• This shift in public sentiment reflects a hard reality, as people in emerging markets are most likely to experience the devastating impact of the loss of nature.
  • The number of nature-loss conversations has grown, as seen in the 65% increase in Twitter mentions since 2016.
  • Nature-loss and biodiversity issues are gaining more traction online than ever before, with the number of Twitter mentions increasing most in emerging markets.
  • Major influencers around the world—including political figures, celebrities and religious leaders—are using their platforms to amplify nature issues, with messages reaching a combined audience of almost 1bn people worldwide.
  • Consumers are changing their behaviour, with searches for sustainable goods increasing globally by 71% since 2016.
  • Corporations are responding, particularly in the cosmetics, pharmaceutical, fashion and food sectors.
  • Public demand for action is rapidly growing through protests, petitions and campaign donations.
  • Between 2016 and 2018, global news media coverage of nature-based protests grew by a steady 7%.
  • Between 2018 and 2019, however, coverage jumped by a whopping 103%, driven by protest movements such as Extinction Rebellion.
  • The call for bold, decisive action by governments and businesses on behalf of the planet and future generations is getting louder and louder.

Nature is disappearing. Since 1970, mammal, bird, fish, amphibian and reptile populations have seen an alarming decrease in size of 68% on average

  • Biodiversity underpins global food security and nutrition.
  • Millions of species help nurture the healthy soils that are essential to grow the fruits, vegetables and animal products that provide a balanced diet to a world population of over 7.6bn people.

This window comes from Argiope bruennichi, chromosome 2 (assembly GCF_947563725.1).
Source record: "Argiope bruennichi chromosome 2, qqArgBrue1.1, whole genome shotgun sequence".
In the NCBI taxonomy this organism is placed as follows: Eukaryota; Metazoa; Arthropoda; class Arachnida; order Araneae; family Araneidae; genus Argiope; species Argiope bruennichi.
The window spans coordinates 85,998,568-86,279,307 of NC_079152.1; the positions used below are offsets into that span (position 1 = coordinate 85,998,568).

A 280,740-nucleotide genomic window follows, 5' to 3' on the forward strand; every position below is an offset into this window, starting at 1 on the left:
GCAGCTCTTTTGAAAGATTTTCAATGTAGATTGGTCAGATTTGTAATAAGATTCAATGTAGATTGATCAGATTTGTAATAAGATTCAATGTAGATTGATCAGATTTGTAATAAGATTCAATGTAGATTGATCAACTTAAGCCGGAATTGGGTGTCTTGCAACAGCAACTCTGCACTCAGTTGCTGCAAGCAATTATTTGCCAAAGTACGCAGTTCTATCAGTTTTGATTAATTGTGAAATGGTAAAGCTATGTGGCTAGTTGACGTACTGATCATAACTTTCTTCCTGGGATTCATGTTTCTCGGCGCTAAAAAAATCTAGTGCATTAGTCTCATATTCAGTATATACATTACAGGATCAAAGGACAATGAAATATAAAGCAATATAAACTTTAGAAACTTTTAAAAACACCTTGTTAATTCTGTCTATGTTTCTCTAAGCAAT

• Declining biodiversity threatens our food systems.
  • Biodiversity helps fight disease.
  • Plants have been an essential part of medicine for tens of thousands of years, and biodiversity continues to support the research and development of new drugs.
  • Around 25% of the drugs made by modern pharmaceuticals are derived from rainforest plants.8
  • Estimates suggest we would require 1.6 Earths to maintain the world’s current living standards

Social media, news and Google trends analysis: The research framework includes more traditional indicators (e.g. opinion surveys) but the majority of the findings discussed in this report are based on new analysis of social media engagement, news media coverage and Google search data.

  • People are using social media to raise awareness and organise on behalf of nature
  • On Twitter, the volume of posts related to biodiversity and nature loss has increased by 65% since 2016.
  • This trend is strongest in Latin America, where the number of messages related to nature and biodiversity soared by 136% between 2016 and 2019.2

The top 20 key influencers include the Pope, Hillary Clinton, film star Leonardo di Caprio, Indian Prime Minister Narendra Modi, and organisations such as the BBC and the New York Times.

  • Combined, these accounts have a global audience of almost 1bn people worldwide.
  • Twitter also released an official report in 2020 revealing that conversations about sustainability, “clean” corporations and natural products—those that are environmentally friendly and health-enhancing—are among the fastest-growing topics on the platform.
  • Improving digital infrastructure creates new opportunities to raise awareness and facilitate action for nature
  • As of January 2021, 60% of the global population—4.66bn people—were internet users.
  • Rapidly expanding access to the internet enables millions of additional people to participate in digital activism on behalf of nature, particularly in parts of the world that are most affected by its loss.
  • Since 2016, the popularity of Google searches about nature loss and biodiversity has increased by 16% worldwide, driven primarily by growth in Asia.

Does online activism stimulate real-world change, or is it all just hot air? While some critics question the value of digital activism, there is no doubt that technology has already facilitated significant social and political change in some countries.